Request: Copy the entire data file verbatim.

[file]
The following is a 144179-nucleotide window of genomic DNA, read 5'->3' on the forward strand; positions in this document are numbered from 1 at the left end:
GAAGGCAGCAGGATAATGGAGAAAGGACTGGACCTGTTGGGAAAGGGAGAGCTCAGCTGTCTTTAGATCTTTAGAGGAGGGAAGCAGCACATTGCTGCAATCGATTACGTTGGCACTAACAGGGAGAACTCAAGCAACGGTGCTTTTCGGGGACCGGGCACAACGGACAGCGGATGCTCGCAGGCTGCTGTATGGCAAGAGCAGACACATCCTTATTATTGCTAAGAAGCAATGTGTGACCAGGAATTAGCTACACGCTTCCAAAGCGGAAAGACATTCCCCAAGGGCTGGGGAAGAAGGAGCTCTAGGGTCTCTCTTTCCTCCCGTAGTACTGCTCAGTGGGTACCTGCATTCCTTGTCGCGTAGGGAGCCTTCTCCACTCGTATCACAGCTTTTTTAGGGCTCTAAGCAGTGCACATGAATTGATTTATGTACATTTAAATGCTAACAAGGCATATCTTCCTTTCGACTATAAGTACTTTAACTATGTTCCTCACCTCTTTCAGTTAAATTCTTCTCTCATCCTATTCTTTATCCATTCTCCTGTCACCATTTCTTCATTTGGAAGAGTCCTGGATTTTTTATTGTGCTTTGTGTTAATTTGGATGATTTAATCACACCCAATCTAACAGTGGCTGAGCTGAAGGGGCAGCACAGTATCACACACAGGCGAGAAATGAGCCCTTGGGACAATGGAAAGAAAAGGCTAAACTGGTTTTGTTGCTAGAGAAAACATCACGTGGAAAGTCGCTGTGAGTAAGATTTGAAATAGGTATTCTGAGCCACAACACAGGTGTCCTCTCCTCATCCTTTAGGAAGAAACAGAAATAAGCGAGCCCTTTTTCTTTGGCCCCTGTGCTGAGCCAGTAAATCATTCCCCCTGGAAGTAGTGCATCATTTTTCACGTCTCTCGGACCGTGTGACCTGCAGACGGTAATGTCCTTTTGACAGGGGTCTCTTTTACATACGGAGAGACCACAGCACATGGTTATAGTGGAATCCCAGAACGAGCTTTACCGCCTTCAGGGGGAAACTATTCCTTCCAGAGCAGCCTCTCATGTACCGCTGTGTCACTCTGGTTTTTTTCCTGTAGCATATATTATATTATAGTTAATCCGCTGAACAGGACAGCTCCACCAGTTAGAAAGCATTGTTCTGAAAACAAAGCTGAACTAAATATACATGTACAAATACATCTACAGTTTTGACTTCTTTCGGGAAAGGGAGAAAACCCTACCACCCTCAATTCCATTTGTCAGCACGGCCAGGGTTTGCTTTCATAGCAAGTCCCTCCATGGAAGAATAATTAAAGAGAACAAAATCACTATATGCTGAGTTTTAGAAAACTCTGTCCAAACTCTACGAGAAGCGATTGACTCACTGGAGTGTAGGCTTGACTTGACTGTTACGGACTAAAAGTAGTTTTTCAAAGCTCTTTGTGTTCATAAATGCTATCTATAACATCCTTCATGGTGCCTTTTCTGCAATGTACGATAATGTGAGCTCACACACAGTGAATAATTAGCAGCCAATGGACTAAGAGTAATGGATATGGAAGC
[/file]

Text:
The following is a 144179-nucleotide window of genomic DNA, read 5'->3' on the forward strand; positions in this document are numbered from 1 at the left end:
GAAGGCAGCAGGATAATGGAGAAAGGACTGGACCTGTTGGGAAAGGGAGAGCTCAGCTGTCTTTAGATCTTTAGAGGAGGGAAGCAGCACATTGCTGCAATCGATTACGTTGGCACTAACAGGGAGAACTCAAGCAACGGTGCTTTTCGGGGACCGGGCACAACGGACAGCGGATGCTCGCAGGCTGCTGTATGGCAAGAGCAGACACATCCTTATTATTGCTAAGAAGCAATGTGTGACCAGGAATTAGCTACACGCTTCCAAAGCGGAAAGACATTCCCCAAGGGCTGGGGAAGAAGGAGCTCTAGGGTCTCTCTTTCCTCCCGTAGTACTGCTCAGTGGGTACCTGCATTCCTTGTCGCGTAGGGAGCCTTCTCCACTCGTATCACAGCTTTTTTAGGGCTCTAAGCAGTGCACATGAATTGATTTATGTACATTTAAATGCTAACAAGGCATATCTTCCTTTCGACTATAAGTACTTTAACTATGTTCCTCACCTCTTTCAGTTAAATTCTTCTCTCATCCTATTCTTTATCCATTCTCCTGTCACCATTTCTTCATTTGGAAGAGTCCTGGATTTTTTATTGTGCTTTGTGTTAATTTGGATGATTTAATCACACCCAATCTAACAGTGGCTGAGCTGAAGGGGCAGCACAGTATCACACACAGGCGAGAAATGAGCCCTTGGGACAATGGAAAGAAAAGGCTAAACTGGTTTTGTTGCTAGAGAAAACATCACGTGGAAAGTCGCTGTGAGTAAGATTTGAAATAGGTATTCTGAGCCACAACACAGGTGTCCTCTCCTCATCCTTTAGGAAGAAACAGAAATAAGCGAGCCCTTTTTCTTTGGCCCCTGTGCTGAGCCAGTAAATCATTCCCCCTGGAAGTAGTGCATCATTTTTCACGTCTCTCGGACCGTGTGACCTGCAGACGGTAATGTCCTTTTGACAGGGGTCTCTTTTACATACGGAGAGACCACAGCACATGGTTATAGTGGAATCCCAGAACGAGCTTTACCGCCTTCAGGGGGAAACTATTCCTTCCAGAGCAGCCTCTCATGTACCGCTGTGTCACTCTGGTTTTTTTCCTGTAGCATATATTATATTATAGTTAATCCGCTGAACAGGACAGCTCCACCAGTTAGAAAGCATTGTTCTGAAAACAAAGCTGAACTAAATATACATGTACAAATACATCTACAGTTTTGACTTCTTTCGGGAAAGGGAGAAAACCCTACCACCCTCAATTCCATTTGTCAGCACGGCCAGGGTTTGCTTTCATAGCAAGTCCCTCCATGGAAGAATAATTAAAGAGAACAAAATCACTATATGCTGAGTTTTAGAAAACTCTGTCCAAACTCTACGAGAAGCGATTGACTCACTGGAGTGTAGGCTTGACTTGACTGTTACGGACTAAAAGTAGTTTTTCAAAGCTCTTTGTGTTCATAAATGCTATCTATAACATCCTTCATGGTGCCTTTTCTGCAATGTACGATAATGTGAGCTCACACACAGTGAATAATTAGCAGCCAATGGACTAAGAGTAATGGATATGGAAGC